Monday, February 21, 2011

Raising Concern Trolling To An Art Form

So there I am, minding my own business, idly checking my Twitter feed, when I should see this article pop into it:
Where Have The Good Men Gone?
Kay S. Hymowitz argues that too many men in their 20s are living in a new kind of extended adolescence.
Oh, this is gonna be awesome. I can hardly wait. Please, Ms. Hymowitz, tell me what is wrong with my gender.

So it begins:
Not so long ago, the average American man in his 20s had achieved most of the milestones of adulthood: a high-school diploma, financial independence, marriage and children. Today, most men in their 20s hang out in a novel sort of limbo, a hybrid state of semi-hormonal adolescence and responsible self-reliance. This "pre-adulthood" has much to recommend it, especially for the college-educated. But it's time to state what has become obvious to legions of frustrated young women: It doesn't bring out the best in men.
Okay, so men - like women - are settling down with a family later as their career choices firm up. But pray tell, why does this not "bring out the best in men"? Do you have any evidence to back that assertion up?
"We are sick of hooking up with guys," writes the comedian Julie Klausner, author of a touchingly funny 2010 book, "I Don't Care About Your Band: What I Learned from Indie Rockers, Trust Funders, Pornographers, Felons, Faux-Sensitive Hipsters and Other Guys I've Dated." What Ms. Klausner means by "guys" is males who are not boys or men but something in between. "Guys talk about 'Star Wars' like it's not a movie made for people half their age; a guy's idea of a perfect night is a hang around the PlayStation with his bandmates, or a trip to Vegas with his college friends.... They are more like the kids we babysat than the dads who drove us home." One female reviewer of Ms. Kausner's book wrote, "I had to stop several times while reading and think: Wait, did I date this same guy?"
So your proof for your assertion that men who don't get married straight out of college are generally jerks is... a few guys that a snooty comedian dated once? I think SMBC has a few words for you. And also, why the Playstation, "Star Wars," and vacation hate? So you dated men who - GASP - liked things that you don't like? Oh God, sound the alarm, some men don't have Julie Klausner's exact array of interests! They may - my God, how can you stand even reading this - like video games! And science fiction! And you know who invented video games and sci-fi? THE DEVIL, that's who.

Anyway, maybe this gets better. Let's see. After citing the obvious about demographic trends, Hymowitz goes here:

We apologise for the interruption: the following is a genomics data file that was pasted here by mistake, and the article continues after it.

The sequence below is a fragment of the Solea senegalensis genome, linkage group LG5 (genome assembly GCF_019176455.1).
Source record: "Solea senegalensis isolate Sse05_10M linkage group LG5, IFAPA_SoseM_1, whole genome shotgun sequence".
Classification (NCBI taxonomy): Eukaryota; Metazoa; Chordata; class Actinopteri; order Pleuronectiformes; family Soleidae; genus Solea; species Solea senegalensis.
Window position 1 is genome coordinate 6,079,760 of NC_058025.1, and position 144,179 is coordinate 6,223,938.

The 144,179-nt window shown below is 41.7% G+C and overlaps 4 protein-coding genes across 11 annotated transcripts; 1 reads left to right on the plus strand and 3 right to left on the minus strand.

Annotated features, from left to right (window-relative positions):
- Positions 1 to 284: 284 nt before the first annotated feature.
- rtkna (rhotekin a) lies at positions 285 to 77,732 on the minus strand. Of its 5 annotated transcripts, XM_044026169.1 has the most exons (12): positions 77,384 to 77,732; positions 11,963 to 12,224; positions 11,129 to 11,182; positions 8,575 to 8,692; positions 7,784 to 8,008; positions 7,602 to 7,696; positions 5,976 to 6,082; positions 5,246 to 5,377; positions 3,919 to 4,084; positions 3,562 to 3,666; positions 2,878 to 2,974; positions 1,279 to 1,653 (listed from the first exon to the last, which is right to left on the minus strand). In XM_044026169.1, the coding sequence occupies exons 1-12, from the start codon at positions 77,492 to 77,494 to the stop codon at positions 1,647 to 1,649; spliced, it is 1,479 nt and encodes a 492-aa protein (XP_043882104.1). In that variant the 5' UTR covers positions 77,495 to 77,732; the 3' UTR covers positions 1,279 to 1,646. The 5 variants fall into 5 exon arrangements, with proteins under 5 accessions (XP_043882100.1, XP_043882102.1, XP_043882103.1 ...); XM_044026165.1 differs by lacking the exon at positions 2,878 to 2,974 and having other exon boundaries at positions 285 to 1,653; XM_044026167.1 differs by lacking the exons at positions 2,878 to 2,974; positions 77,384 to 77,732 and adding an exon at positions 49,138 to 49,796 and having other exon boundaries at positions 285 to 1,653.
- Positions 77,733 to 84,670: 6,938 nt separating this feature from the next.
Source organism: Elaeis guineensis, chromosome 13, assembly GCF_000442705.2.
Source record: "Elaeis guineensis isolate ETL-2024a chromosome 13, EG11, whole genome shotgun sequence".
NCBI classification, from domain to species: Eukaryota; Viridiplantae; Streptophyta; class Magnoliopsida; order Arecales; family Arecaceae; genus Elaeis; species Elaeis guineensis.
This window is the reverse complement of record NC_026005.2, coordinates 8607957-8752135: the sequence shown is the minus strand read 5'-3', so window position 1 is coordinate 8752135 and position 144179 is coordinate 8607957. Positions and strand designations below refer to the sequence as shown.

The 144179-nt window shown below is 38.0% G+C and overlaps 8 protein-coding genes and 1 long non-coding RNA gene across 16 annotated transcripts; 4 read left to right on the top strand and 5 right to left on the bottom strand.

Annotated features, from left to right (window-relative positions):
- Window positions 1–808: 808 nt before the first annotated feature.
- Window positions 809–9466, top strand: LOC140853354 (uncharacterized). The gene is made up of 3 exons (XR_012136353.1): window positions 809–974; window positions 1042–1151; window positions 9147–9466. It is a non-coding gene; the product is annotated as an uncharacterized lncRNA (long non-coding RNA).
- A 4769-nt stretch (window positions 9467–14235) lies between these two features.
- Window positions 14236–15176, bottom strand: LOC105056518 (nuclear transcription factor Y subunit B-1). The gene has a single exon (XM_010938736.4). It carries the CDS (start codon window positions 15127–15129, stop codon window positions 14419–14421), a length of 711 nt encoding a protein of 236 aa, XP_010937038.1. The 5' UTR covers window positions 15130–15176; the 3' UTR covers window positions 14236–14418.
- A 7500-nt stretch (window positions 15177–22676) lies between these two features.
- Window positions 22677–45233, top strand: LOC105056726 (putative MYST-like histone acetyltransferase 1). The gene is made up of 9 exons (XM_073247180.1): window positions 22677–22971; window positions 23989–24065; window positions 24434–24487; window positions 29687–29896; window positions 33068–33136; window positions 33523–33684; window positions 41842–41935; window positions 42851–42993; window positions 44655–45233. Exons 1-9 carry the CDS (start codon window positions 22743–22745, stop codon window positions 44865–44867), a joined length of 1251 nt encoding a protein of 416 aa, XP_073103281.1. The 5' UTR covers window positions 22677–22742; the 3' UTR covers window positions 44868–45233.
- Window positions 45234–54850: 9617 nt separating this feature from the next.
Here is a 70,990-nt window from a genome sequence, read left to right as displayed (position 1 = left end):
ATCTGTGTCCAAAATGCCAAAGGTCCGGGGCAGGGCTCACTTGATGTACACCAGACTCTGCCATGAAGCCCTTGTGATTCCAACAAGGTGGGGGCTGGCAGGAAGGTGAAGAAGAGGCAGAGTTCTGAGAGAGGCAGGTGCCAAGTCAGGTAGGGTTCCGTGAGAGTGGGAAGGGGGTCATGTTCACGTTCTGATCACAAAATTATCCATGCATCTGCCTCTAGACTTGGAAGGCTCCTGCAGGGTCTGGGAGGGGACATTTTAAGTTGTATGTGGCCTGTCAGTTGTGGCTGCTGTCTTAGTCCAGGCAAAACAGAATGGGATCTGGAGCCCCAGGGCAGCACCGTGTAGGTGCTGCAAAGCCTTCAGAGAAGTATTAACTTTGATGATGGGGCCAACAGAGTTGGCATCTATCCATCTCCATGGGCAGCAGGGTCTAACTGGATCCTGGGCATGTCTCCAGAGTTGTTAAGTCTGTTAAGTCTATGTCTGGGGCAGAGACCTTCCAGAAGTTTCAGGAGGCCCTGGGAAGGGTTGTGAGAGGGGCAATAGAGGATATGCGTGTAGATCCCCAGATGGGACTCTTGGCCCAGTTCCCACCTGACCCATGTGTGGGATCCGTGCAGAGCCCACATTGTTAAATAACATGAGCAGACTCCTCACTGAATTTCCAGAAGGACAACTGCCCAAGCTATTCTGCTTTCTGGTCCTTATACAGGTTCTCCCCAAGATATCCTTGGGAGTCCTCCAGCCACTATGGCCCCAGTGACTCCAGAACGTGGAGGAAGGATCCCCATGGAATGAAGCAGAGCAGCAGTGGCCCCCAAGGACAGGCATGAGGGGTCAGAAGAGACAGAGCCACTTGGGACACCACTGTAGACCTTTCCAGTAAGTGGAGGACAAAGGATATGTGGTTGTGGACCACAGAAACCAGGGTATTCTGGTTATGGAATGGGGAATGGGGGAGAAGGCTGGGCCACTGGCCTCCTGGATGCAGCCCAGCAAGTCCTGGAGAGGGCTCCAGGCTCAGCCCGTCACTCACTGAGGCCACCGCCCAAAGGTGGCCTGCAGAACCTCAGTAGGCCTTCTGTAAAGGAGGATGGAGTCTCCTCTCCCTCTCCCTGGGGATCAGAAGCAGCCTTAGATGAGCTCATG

Still, for these women, one key question won't go away: Where have the good men gone? Their male peers often come across as aging frat boys, maladroit geeks or grubby slackers—a gender gap neatly crystallized by the director Judd Apatow in his hit 2007 movie "Knocked Up." The story's hero is 23-year-old Ben Stone (Seth Rogen), who has a drunken fling with Allison Scott (Katherine Heigl) and gets her pregnant. Ben lives in a Los Angeles crash pad with a group of grubby friends who spend their days playing videogames, smoking pot and unsuccessfully planning to launch a porn website. Allison, by contrast, is on her way up as a television reporter and lives in a neatly kept apartment with what appear to be clean sheets and towels. Once she decides to have the baby, she figures out what needs to be done and does it. Ben can only stumble his way toward being a responsible grownup.
Yeah, that Ben Stone seems like a real immature douche. Fortunately, he's... what's the word I'm looking for... oh, yeah, FICTIONAL. So in sum, Hymowitz's proof that 20-something single men are immature losers is a) a bunch of men a friend of hers dated and b) a man who doesn't, technically, exist.

Then she talks about career mobility, the time and money required to get the necessary education for said career, and how that affects life decisions - all interesting points. But that's not what she's trying to argue. She's trying to argue that our society has turned men in their 20s into immature jerks. So she takes a crack at pop culture:
In his disregard for domestic life, the [early 20th century era] playboy was prologue for today's pre-adult male. Unlike the playboy with his jazz and art-filled pad, however, our boy rebel is a creature of the animal house. In the 1990s, Maxim, the rude, lewd and hugely popular "lad" magazine arrived from England. Its philosophy and tone were so juvenile, so entirely undomesticated, that it made Playboy look like Camus.

At the same time, young men were tuning in to cable channels like Comedy Central, the Cartoon Network and Spike, whose shows reflected the adolescent male preferences of its targeted male audiences. They watched movies with overgrown boy actors like Steve Carell, Luke and Owen Wilson, Jim Carrey, Adam Sandler, Will Ferrell and Seth Rogen, cheering their awesome car crashes, fart jokes, breast and crotch shots, beer pong competitions and other frat-boy pranks.